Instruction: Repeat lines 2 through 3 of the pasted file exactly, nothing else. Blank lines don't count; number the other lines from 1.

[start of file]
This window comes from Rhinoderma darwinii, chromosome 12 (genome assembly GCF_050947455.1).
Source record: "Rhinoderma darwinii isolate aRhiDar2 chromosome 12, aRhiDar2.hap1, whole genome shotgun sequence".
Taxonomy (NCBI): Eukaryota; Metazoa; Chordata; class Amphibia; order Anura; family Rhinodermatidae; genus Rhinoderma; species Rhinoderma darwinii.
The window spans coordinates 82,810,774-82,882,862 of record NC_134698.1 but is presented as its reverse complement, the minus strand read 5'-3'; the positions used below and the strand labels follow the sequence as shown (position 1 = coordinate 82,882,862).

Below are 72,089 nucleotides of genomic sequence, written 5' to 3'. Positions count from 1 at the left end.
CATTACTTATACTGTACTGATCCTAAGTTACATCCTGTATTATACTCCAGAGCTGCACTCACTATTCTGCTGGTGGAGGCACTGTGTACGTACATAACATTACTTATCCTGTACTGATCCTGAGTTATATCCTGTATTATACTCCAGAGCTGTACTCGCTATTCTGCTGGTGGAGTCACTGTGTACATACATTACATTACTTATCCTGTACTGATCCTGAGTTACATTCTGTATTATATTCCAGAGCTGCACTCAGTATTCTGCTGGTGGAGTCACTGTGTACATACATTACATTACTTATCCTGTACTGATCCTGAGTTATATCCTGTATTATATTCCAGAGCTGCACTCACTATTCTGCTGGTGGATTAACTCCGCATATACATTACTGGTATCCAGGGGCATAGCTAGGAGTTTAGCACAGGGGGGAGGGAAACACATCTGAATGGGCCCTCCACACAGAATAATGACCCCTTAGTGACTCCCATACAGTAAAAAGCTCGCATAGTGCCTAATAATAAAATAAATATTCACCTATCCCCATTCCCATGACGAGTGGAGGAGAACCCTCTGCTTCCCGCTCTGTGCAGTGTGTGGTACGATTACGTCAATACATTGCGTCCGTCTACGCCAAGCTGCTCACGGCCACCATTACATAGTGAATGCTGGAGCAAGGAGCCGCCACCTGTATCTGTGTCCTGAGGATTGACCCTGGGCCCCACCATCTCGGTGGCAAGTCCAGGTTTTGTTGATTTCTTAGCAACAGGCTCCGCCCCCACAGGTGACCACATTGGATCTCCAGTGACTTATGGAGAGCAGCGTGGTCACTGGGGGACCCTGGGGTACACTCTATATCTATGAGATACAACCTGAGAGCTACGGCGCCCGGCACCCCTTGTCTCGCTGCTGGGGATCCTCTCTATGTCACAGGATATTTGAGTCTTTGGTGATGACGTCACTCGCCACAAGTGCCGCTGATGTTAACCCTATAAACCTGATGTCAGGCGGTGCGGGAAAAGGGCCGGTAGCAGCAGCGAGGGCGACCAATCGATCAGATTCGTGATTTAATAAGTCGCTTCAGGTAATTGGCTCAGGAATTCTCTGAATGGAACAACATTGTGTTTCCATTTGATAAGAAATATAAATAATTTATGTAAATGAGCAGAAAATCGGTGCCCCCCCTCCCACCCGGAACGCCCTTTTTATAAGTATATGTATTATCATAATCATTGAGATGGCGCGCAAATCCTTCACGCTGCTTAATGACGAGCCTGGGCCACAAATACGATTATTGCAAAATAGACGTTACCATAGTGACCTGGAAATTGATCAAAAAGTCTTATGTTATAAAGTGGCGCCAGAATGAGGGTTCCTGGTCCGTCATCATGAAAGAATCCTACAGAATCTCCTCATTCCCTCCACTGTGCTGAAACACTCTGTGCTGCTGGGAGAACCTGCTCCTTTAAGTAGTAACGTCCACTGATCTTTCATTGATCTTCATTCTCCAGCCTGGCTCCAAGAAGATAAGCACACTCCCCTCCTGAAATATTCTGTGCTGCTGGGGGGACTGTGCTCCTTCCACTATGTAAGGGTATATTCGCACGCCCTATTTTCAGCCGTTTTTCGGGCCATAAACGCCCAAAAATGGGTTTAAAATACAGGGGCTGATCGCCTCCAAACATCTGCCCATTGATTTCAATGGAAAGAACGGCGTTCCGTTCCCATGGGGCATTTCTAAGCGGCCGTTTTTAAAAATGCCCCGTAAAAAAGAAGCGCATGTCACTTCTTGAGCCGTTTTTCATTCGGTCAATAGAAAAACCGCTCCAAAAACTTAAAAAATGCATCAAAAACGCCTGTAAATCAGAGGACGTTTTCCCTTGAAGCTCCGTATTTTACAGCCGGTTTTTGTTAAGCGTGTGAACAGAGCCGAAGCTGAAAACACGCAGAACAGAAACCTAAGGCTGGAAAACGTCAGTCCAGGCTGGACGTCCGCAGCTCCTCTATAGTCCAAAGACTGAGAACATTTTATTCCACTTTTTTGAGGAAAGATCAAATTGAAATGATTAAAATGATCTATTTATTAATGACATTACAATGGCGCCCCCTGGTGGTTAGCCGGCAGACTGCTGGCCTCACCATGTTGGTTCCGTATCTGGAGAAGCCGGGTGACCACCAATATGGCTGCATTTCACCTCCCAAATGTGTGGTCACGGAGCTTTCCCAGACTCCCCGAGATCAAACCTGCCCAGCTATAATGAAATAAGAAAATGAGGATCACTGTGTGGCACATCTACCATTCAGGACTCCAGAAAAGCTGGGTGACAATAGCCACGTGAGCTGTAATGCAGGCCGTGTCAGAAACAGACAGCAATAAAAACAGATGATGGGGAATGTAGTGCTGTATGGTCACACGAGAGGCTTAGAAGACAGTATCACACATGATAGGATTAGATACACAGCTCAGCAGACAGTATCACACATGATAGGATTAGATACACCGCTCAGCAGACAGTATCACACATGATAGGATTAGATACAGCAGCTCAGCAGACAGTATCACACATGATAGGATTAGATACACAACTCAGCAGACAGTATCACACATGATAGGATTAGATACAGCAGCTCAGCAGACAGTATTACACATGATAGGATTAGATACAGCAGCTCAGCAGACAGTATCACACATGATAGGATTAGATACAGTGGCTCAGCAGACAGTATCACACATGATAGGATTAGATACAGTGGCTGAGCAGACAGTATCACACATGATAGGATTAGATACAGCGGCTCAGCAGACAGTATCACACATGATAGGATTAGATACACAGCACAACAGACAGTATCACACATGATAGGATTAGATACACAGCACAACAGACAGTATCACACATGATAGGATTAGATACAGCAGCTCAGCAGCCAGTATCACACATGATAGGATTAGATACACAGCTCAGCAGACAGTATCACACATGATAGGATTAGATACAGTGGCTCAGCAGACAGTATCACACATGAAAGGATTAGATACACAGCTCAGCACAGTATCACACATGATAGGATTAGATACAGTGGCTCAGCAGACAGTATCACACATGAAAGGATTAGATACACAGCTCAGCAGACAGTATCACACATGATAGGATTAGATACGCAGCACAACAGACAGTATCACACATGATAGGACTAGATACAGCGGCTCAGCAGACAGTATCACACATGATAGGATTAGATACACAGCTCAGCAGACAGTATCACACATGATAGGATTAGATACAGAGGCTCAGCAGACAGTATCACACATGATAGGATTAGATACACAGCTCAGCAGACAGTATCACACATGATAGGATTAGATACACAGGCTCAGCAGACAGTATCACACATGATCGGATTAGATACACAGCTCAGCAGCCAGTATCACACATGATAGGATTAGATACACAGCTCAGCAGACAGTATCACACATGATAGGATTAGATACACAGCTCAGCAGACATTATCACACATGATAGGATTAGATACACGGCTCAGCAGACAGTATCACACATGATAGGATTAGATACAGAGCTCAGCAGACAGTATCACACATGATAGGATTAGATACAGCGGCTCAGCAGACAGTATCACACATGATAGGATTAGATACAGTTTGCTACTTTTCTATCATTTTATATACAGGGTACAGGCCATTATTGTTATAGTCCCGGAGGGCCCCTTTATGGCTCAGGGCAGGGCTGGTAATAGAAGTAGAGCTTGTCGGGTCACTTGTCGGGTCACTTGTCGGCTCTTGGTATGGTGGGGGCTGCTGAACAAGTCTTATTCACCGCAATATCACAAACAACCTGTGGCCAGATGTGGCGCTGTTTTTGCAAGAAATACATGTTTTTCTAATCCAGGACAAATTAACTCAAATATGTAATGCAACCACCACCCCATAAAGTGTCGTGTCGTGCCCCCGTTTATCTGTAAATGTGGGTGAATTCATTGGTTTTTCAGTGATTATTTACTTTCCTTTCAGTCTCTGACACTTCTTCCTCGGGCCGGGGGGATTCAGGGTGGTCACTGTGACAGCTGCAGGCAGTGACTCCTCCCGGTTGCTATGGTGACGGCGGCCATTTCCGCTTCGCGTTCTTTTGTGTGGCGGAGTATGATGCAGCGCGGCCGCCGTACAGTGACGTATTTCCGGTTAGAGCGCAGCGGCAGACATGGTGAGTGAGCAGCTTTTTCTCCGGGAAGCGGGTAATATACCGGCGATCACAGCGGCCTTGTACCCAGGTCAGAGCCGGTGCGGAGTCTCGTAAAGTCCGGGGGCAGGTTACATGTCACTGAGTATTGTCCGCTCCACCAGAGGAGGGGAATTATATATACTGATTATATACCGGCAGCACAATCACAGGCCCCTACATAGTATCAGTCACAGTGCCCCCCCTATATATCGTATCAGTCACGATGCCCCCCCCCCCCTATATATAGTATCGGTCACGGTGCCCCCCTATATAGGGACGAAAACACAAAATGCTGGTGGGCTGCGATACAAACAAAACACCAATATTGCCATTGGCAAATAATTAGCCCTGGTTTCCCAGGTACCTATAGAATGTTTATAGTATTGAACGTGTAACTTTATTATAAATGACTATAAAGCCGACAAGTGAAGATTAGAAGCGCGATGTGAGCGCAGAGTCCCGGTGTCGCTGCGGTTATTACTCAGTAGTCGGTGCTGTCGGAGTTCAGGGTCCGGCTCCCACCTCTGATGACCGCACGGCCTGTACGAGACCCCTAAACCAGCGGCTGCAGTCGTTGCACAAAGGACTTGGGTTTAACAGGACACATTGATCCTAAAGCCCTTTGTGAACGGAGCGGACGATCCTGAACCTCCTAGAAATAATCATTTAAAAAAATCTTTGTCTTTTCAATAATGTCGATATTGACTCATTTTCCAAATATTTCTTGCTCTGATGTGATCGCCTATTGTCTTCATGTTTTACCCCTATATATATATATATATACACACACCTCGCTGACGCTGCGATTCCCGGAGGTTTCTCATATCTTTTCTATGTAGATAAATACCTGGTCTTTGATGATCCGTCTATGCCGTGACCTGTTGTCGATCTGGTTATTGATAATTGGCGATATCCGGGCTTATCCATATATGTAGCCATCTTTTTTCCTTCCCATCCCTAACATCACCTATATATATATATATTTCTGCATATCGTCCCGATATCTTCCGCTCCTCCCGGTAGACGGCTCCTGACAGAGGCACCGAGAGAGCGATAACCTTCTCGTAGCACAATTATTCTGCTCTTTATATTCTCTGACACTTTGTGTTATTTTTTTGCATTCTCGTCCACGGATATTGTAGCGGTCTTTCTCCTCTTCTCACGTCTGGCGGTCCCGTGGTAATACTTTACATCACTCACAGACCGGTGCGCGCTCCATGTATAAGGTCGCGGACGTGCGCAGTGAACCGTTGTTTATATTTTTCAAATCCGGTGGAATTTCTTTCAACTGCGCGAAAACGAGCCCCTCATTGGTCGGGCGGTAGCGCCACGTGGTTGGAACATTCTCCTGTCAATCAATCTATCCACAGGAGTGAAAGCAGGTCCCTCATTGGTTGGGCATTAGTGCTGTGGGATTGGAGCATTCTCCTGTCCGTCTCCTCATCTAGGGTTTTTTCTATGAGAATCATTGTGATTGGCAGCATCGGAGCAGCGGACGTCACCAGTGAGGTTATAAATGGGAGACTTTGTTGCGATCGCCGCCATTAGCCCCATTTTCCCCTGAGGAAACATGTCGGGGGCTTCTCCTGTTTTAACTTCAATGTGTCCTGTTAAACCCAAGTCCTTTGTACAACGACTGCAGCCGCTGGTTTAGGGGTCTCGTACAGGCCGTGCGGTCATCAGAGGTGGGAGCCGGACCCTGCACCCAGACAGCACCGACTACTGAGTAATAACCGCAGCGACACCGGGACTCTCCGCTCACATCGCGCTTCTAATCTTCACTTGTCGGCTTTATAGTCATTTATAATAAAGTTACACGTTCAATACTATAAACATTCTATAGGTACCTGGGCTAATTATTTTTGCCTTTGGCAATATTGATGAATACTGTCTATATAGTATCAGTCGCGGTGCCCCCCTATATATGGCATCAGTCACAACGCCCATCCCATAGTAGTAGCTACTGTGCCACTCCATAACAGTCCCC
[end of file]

Source record: "Rhinoderma darwinii isolate aRhiDar2 chromosome 12, aRhiDar2.hap1, whole genome shotgun sequence".
Taxonomy (NCBI): Eukaryota; Metazoa; Chordata; class Amphibia; order Anura; family Rhinodermatidae; genus Rhinoderma; species Rhinoderma darwinii.